The whole house would fill with the warm yeasty smell and to this day I can't think of mom making bread without also picturing the sunlight coming through the windows and hearing her singing along to Ella Fitzgerald playing on the radio. I don't ever remember something bad happening when bread was baking in the oven.
If I was really lucky the loaves would come out of the oven, and after a little cooling time, we would have a warm slice with homemade applesauce on top. Life was golden and lovely.
It may have happened only a dozen times or so, but making my own little bun alongside my mother is still such a strong memory. There is something so comforting in cooking memories. Recipes and techniques being passed down. Stories being told as the lessons are learned. What a strange connection food and love can have.
I've been thinking about what memories my kids will have of me in the kitchen. Will they remember me being too scared to let them use the knives? Will they remember me shooing them away from the stove every five seconds? Will they remember me chasing them out of the kitchen, away from the possibility of a lesson? A story? A passion? What have I taught them? What recipes, techniques, memories will they carry with them?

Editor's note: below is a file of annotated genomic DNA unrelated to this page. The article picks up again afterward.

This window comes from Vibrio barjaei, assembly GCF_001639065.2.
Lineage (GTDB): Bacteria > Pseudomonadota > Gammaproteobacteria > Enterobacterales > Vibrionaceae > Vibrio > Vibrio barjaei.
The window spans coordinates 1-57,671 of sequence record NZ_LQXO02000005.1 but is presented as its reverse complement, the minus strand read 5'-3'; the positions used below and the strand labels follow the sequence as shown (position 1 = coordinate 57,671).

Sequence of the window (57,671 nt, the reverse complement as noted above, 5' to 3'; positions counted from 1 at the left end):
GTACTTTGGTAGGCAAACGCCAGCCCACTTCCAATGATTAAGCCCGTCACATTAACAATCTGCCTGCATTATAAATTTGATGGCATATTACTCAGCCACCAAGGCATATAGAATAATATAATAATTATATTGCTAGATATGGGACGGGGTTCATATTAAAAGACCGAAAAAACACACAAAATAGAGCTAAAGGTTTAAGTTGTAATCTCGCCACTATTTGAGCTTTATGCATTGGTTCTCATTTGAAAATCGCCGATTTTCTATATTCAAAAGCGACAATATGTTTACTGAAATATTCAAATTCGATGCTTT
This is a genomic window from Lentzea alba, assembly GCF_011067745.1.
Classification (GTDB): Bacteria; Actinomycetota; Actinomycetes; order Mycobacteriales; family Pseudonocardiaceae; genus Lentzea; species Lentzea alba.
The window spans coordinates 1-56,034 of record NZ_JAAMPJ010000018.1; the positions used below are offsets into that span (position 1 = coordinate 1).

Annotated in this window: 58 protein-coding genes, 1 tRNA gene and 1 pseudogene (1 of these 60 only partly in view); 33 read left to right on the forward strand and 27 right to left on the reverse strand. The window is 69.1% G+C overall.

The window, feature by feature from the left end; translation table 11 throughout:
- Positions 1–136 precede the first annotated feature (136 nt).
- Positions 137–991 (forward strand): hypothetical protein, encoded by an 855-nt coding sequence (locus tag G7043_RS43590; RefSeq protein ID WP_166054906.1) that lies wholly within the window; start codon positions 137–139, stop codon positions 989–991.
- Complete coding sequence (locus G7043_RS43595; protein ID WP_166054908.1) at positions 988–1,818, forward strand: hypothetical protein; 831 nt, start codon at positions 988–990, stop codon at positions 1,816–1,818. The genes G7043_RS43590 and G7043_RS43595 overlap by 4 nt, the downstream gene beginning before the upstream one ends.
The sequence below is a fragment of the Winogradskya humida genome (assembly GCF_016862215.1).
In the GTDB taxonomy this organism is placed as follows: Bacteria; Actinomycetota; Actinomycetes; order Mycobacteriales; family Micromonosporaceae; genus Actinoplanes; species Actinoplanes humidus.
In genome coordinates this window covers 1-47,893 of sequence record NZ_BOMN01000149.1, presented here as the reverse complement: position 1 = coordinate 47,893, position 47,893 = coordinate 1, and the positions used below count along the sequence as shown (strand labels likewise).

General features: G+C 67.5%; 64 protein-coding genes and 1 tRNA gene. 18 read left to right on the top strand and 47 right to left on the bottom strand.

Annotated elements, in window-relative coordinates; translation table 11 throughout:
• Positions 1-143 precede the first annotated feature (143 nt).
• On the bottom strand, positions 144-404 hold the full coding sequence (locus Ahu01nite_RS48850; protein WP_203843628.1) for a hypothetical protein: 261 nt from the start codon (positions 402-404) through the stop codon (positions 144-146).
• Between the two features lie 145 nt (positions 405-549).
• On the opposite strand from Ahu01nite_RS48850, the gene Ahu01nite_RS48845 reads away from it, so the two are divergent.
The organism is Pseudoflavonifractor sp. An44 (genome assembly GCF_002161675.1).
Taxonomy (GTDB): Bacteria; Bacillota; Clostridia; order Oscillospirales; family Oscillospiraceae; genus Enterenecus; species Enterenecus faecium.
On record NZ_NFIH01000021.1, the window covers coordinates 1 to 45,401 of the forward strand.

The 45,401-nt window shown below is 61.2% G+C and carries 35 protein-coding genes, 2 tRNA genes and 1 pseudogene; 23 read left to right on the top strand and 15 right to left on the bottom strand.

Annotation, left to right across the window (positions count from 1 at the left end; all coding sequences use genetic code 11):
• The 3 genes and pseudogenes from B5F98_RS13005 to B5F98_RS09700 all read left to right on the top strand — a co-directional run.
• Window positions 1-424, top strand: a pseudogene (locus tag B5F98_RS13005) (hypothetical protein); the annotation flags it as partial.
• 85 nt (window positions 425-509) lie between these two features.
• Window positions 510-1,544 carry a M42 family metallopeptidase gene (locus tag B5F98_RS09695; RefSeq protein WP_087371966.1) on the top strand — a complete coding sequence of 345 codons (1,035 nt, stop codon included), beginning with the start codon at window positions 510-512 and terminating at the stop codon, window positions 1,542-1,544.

Certainly they will remember making cookies with me. We've done that often enough. But so many times they ask to help, and either because of my worries, time constraints, or just my own control issues, their offers are cast aside. Another opportunity wasted.
They are more capable than I give them credit for. They are eager and willing to help and participate and bond. They ask, and I need to give.
It starts out small. We continue on with cookies. "This is your great grandma's ginger snap recipe, and it is the best!" I tell them. We count out the cups of flour and the sugar. They marvel at the thickness of the molasses and how hard the dough is to stir. They watch patiently as the cookies plump in the oven. When the cookies come out of the oven they agree that great grandma really knew what she was doing.
Later on another opportunity arises.
As I am making applesauce Tommy saunters into the kitchen and asks to help. Instead of my usual answer I tell him to wash his hands and pull up a stool. I peel and he cores. A few minutes later Ben sees us. Then Grace. Then Joey. Soon we are all lined up making applesauce. One peels, one cores, one cuts, one places the apples in the kettle. An assembly line of the happiest workers you can imagine. And, afterwards, the applesauce is the best they've ever tasted. Their applesauce.
I hope I remember that feeling of being a little girl making bread with my mom the next time one of my kids asks to help me. I hope I remember that these little things are what make up a lifetime of memories. I hope that when they get older they will each carry my recipes, my techniques, my stories with them because I was patient enough to show them.
Hosted by Cecily and Lolli